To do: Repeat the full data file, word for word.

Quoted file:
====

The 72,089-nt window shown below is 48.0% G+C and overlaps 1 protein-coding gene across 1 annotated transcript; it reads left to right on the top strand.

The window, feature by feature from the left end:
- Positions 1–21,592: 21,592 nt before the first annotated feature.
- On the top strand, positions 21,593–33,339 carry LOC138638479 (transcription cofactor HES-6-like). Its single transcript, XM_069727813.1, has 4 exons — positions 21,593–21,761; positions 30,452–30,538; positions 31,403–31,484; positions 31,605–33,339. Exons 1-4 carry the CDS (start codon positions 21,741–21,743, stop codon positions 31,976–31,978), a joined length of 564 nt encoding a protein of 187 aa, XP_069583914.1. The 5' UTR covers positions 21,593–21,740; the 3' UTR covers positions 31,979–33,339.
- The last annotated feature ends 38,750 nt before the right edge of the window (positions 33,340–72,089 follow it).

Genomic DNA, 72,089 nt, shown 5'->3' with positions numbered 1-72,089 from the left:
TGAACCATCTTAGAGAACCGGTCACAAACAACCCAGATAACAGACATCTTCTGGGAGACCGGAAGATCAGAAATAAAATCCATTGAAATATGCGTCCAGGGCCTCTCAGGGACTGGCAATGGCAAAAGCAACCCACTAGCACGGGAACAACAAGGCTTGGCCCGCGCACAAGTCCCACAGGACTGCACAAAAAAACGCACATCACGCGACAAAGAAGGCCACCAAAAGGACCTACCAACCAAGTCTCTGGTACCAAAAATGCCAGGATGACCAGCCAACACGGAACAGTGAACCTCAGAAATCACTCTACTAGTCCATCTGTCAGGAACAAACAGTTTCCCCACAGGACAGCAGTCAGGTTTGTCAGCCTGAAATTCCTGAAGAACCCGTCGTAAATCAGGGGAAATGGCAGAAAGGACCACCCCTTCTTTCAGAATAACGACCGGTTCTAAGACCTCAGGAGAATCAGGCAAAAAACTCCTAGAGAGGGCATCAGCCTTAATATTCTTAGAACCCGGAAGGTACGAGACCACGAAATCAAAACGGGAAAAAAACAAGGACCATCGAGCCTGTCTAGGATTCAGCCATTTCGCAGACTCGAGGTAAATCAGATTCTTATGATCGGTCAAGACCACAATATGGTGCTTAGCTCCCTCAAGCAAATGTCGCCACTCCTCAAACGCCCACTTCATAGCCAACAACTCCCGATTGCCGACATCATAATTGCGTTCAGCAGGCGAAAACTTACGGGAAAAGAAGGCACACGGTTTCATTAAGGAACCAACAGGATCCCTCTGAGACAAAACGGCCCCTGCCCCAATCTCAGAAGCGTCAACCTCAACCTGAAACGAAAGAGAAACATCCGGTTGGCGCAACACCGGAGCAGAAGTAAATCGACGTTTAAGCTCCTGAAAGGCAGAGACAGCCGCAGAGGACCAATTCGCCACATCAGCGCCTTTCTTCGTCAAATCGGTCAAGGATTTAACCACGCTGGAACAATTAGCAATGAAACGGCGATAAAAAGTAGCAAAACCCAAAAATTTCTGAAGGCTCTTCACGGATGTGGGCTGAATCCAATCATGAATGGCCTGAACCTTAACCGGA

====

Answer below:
The 72,089-nt window shown below is 48.0% G+C and overlaps 1 protein-coding gene across 1 annotated transcript; it reads left to right on the top strand.

The window, feature by feature from the left end:
- Positions 1–21,592: 21,592 nt before the first annotated feature.
- On the top strand, positions 21,593–33,339 carry LOC138638479 (transcription cofactor HES-6-like). Its single transcript, XM_069727813.1, has 4 exons — positions 21,593–21,761; positions 30,452–30,538; positions 31,403–31,484; positions 31,605–33,339. Exons 1-4 carry the CDS (start codon positions 21,741–21,743, stop codon positions 31,976–31,978), a joined length of 564 nt encoding a protein of 187 aa, XP_069583914.1. The 5' UTR covers positions 21,593–21,740; the 3' UTR covers positions 31,979–33,339.
- The last annotated feature ends 38,750 nt before the right edge of the window (positions 33,340–72,089 follow it).

Genomic DNA, 72,089 nt, shown 5'->3' with positions numbered 1-72,089 from the left:
TGAACCATCTTAGAGAACCGGTCACAAACAACCCAGATAACAGACATCTTCTGGGAGACCGGAAGATCAGAAATAAAATCCATTGAAATATGCGTCCAGGGCCTCTCAGGGACTGGCAATGGCAAAAGCAACCCACTAGCACGGGAACAACAAGGCTTGGCCCGCGCACAAGTCCCACAGGACTGCACAAAAAAACGCACATCACGCGACAAAGAAGGCCACCAAAAGGACCTACCAACCAAGTCTCTGGTACCAAAAATGCCAGGATGACCAGCCAACACGGAACAGTGAACCTCAGAAATCACTCTACTAGTCCATCTGTCAGGAACAAACAGTTTCCCCACAGGACAGCAGTCAGGTTTGTCAGCCTGAAATTCCTGAAGAACCCGTCGTAAATCAGGGGAAATGGCAGAAAGGACCACCCCTTCTTTCAGAATAACGACCGGTTCTAAGACCTCAGGAGAATCAGGCAAAAAACTCCTAGAGAGGGCATCAGCCTTAATATTCTTAGAACCCGGAAGGTACGAGACCACGAAATCAAAACGGGAAAAAAACAAGGACCATCGAGCCTGTCTAGGATTCAGCCATTTCGCAGACTCGAGGTAAATCAGATTCTTATGATCGGTCAAGACCACAATATGGTGCTTAGCTCCCTCAAGCAAATGTCGCCACTCCTCAAACGCCCACTTCATAGCCAACAACTCCCGATTGCCGACATCATAATTGCGTTCAGCAGGCGAAAACTTACGGGAAAAGAAGGCACACGGTTTCATTAAGGAACCAACAGGATCCCTCTGAGACAAAACGGCCCCTGCCCCAATCTCAGAAGCGTCAACCTCAACCTGAAACGAAAGAGAAACATCCGGTTGGCGCAACACCGGAGCAGAAGTAAATCGACGTTTAAGCTCCTGAAAGGCAGAGACAGCCGCAGAGGACCAATTCGCCACATCAGCGCCTTTCTTCGTCAAATCGGTCAAGGATTTAACCACGCTGGAACAATTAGCAATGAAACGGCGATAAAAAGTAGCAAAACCCAAAAATTTCTGAAGGCTCTTCACGGATGTGGGCTGAATCCAATCATGAATGGCCTGAACCTTAACCGGA